J. Cole’s Album “Born Sinner” Review
Before J.Cole dropped his famous no feature, triple-platinum album “Forest Hills Drive” he dropped “Born Sinner.” There is often a big discussion about which of the two is the better album. However, while “Forest Hills” is an incredible album, “Born Sinner” is often forgotten in Cole’s large-and-still-rising collection of music.
Cole began working on this album just a week after his first. From the start, you can tell that “Born Sinner” is seemingly a blend between Cole’s debut album “Cole World: The Sideline” and the aforementioned “Forest Hills Drive.” Cole rhymes not only about money and the glory that comes with being on top of the world, but also how lonely the top really is. The album, like many of the albums that have been discussed over this past month in the Round Table, is a reflective one. Cole even said it himself when he announced the album, as well as discussing the role of basketball in his previous works in a discussion via Ustream “That metaphor and that storyline had really ended,” he said. “Metaphorically I was just a kid working to get on this basketball team, got cut – that was “The Come Up”, then “The Warm Up” was like, alright I made the team, I’m on the team, now what? I’m not in the game, I’ll just ride the end of the bench. Then “Friday Night Lights” was like ‘come on man, you’re still not gonna put me in the game? What I gotta do? Here, I’m gonna kill it in practice. “Sideline Story” was like, ‘Wow, I really am starting now, and I feel like I ended that chapter when it’s all said and done.’ Plus, this new theme is really more reflective of where I’m at and where I’ve been at for the past two years, so it was just perfect to move on.”
Cole’s album has many phenomenal tracks and none miss a beat. The album also has very strong features from the likes of Miguel, 50 Cent, Bas and, of course, rival Kendrick Lamar, who is featured on the track “Forbidden Fruit.” What makes this track so special in particular is that the beat for this particular track is the same beat as “Neighbors” from Cole’s “For Your Eyez Only” except the beat is backwards, showing just how creative Cole is when it comes to musical production. “Forbidden Fruit” makes one wonder what a full album with these two would sound like. However, while Cole does rap about money, he also digs into the politics of money and wealth in the interlude titled “Mo Money,” where he discusses the different types of money and how even Jay-Z (at the time) would be considered broke compared to old money and how black’s are “Always broke because we don’t know money.” It will make you wonder about how you’ve invested your money and if it was truly worth it. It was easily one of my top tracks on the album. And the track is only a minute and eighteen seconds long compared to the full-length album, which is an hour-and-a-half long.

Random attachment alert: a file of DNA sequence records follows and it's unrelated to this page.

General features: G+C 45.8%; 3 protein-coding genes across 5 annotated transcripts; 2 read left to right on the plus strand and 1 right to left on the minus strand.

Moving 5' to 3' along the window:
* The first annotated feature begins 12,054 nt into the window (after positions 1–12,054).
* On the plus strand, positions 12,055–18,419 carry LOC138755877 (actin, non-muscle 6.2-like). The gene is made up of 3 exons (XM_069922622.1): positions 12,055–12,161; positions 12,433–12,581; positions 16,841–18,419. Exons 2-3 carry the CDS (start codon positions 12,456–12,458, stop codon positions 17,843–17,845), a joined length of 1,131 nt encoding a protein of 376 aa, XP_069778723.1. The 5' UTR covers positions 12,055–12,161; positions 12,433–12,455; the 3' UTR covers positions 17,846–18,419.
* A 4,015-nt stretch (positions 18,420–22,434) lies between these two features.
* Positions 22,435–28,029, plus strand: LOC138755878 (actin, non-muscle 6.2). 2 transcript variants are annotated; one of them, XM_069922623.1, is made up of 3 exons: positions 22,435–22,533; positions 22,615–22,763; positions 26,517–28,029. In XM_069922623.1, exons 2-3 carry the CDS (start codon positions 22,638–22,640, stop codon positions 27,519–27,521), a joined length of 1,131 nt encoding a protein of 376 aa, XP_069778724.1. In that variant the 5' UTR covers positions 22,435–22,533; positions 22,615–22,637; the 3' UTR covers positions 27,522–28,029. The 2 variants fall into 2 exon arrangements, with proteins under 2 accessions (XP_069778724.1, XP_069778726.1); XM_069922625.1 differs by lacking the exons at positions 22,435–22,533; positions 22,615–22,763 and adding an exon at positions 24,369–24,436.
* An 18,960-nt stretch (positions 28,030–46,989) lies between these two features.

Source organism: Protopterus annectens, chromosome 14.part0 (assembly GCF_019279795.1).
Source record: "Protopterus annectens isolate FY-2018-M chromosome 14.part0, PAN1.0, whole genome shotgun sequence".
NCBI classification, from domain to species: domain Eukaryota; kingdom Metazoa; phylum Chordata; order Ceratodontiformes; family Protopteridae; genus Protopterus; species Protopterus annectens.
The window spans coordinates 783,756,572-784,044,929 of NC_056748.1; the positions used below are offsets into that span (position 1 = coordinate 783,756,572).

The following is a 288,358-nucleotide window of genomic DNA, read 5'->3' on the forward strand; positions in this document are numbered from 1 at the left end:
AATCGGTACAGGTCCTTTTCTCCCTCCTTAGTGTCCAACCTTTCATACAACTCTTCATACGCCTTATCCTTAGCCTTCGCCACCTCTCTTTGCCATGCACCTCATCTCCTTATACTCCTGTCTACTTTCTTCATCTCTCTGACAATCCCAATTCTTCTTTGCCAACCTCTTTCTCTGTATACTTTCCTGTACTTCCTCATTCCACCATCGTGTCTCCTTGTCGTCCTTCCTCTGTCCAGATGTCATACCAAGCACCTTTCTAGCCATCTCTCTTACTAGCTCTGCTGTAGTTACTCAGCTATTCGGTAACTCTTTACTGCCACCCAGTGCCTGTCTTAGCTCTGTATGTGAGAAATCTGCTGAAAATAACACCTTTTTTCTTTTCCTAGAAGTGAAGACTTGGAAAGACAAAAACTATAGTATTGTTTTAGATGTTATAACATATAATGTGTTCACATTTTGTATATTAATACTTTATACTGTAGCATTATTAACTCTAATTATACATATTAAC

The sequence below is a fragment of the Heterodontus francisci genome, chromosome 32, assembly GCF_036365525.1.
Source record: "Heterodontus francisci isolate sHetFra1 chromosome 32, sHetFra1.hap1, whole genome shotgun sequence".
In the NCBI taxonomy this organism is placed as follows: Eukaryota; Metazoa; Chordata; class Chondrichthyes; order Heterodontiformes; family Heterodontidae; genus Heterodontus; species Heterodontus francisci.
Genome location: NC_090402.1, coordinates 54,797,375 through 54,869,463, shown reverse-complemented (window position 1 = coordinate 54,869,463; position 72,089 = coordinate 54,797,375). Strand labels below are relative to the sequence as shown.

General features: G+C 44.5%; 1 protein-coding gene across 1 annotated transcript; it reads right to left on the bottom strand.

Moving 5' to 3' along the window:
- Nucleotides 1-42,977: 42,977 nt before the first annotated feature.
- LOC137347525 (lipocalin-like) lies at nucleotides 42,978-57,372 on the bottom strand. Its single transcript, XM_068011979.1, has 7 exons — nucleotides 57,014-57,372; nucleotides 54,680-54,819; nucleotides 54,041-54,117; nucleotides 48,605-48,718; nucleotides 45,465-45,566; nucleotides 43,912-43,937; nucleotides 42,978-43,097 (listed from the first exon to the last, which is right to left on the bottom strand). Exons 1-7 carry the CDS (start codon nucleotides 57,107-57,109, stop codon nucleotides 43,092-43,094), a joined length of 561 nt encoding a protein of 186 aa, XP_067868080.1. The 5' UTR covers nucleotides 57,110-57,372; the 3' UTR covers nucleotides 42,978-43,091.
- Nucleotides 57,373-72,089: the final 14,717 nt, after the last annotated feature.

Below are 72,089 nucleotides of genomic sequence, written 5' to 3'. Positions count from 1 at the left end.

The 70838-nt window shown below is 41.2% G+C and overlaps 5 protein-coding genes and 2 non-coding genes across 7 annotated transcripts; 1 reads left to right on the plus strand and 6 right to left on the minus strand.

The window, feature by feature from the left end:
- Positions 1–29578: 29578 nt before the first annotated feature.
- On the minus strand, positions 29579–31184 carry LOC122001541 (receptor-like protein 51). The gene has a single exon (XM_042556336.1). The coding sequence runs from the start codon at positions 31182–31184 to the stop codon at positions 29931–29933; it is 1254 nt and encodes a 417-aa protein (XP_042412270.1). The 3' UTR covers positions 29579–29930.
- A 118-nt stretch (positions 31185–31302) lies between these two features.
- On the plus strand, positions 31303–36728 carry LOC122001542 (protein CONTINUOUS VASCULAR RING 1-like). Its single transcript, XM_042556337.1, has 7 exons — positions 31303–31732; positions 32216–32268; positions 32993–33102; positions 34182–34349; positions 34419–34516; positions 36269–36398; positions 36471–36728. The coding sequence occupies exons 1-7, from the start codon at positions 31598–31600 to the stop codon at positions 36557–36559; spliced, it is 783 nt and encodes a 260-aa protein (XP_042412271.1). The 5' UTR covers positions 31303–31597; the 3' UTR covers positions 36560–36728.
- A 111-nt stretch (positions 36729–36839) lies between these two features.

However, another one of my personal choices is the track “Miss America,” which arrives near the end of “Born Sinner.” The lyrics on this track are phenomenal, hungry and most importantly motivational with statements such as, “Fuck the man, Uncle Sam I won’t sell your crack I won’t fight your wars, I won’t wear your hat, I’mma pass your classes, I’mma learn your craft.” This line reminds individuals that while the country, and even the world itself, is trying to force you down that doesn’t mean you have to break. Instead, learn the craft and chase your dream by any means.